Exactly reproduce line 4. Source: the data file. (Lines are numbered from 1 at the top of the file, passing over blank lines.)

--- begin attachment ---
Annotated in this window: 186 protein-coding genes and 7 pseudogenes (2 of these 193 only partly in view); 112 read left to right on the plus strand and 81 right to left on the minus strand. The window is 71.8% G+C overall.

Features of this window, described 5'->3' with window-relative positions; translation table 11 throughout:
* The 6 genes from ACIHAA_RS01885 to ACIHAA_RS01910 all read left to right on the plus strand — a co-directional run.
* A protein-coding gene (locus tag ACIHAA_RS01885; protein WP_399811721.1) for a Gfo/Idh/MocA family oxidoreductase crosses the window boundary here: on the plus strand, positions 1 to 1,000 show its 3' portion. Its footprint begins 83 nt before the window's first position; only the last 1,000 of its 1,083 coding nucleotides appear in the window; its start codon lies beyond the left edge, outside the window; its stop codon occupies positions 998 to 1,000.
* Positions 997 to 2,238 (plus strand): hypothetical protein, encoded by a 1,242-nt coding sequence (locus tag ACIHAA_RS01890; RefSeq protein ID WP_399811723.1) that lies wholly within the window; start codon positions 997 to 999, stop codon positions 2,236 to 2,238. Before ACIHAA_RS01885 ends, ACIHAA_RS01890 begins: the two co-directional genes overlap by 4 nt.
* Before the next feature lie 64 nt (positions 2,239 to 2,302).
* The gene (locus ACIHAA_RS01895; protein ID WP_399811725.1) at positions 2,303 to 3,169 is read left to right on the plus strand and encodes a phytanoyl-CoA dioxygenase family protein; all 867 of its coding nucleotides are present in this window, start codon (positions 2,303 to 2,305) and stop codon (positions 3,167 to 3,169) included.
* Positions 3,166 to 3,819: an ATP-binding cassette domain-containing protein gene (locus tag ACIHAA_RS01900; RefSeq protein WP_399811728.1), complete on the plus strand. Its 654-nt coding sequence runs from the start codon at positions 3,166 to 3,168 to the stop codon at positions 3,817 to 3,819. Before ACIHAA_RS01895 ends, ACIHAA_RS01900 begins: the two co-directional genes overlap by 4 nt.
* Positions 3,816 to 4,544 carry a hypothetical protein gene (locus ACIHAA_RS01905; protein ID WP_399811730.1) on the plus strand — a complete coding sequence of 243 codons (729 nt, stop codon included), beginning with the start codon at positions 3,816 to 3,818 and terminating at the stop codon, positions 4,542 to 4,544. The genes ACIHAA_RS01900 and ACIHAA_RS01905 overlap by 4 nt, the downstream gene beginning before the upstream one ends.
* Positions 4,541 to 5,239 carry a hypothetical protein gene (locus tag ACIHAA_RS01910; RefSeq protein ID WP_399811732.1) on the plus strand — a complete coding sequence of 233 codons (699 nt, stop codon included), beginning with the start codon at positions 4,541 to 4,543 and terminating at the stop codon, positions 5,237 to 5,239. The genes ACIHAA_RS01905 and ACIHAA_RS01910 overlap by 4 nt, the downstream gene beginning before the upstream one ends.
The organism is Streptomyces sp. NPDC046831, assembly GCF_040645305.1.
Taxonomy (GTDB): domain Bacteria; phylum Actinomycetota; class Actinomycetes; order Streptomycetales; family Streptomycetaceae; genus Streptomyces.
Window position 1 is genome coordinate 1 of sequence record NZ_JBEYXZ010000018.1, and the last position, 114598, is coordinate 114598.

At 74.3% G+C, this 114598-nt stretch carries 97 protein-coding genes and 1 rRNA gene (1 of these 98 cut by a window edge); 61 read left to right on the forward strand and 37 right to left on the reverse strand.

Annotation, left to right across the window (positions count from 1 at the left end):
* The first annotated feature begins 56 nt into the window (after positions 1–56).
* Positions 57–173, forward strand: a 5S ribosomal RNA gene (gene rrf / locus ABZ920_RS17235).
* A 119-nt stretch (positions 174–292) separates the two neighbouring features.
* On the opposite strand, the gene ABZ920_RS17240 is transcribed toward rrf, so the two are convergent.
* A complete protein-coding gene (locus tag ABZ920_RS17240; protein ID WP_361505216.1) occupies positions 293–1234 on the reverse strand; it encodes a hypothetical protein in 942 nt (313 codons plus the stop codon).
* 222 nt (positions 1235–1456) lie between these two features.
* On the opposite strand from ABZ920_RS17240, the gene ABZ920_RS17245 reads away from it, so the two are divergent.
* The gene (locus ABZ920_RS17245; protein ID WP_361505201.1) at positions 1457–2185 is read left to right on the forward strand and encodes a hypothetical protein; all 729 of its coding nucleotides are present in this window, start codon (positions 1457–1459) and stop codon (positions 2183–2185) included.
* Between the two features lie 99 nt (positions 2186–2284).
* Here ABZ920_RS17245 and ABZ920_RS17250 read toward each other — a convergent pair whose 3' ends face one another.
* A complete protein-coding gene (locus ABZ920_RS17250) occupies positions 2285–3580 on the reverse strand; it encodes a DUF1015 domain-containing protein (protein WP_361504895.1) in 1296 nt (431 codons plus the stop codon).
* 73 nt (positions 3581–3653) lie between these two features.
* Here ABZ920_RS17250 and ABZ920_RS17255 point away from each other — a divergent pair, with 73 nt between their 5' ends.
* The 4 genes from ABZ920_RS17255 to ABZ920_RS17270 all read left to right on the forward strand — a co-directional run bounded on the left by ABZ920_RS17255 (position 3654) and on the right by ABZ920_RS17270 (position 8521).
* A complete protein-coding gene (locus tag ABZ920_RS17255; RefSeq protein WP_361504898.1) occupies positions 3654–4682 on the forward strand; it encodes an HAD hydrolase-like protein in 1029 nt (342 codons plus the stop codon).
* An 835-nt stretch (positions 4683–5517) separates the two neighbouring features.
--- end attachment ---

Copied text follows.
* A protein-coding gene (locus tag ACIHAA_RS01885; protein WP_399811721.1) for a Gfo/Idh/MocA family oxidoreductase crosses the window boundary here: on the plus strand, positions 1 to 1,000 show its 3' portion. Its footprint begins 83 nt before the window's first position; only the last 1,000 of its 1,083 coding nucleotides appear in the window; its start codon lies beyond the left edge, outside the window; its stop codon occupies positions 998 to 1,000.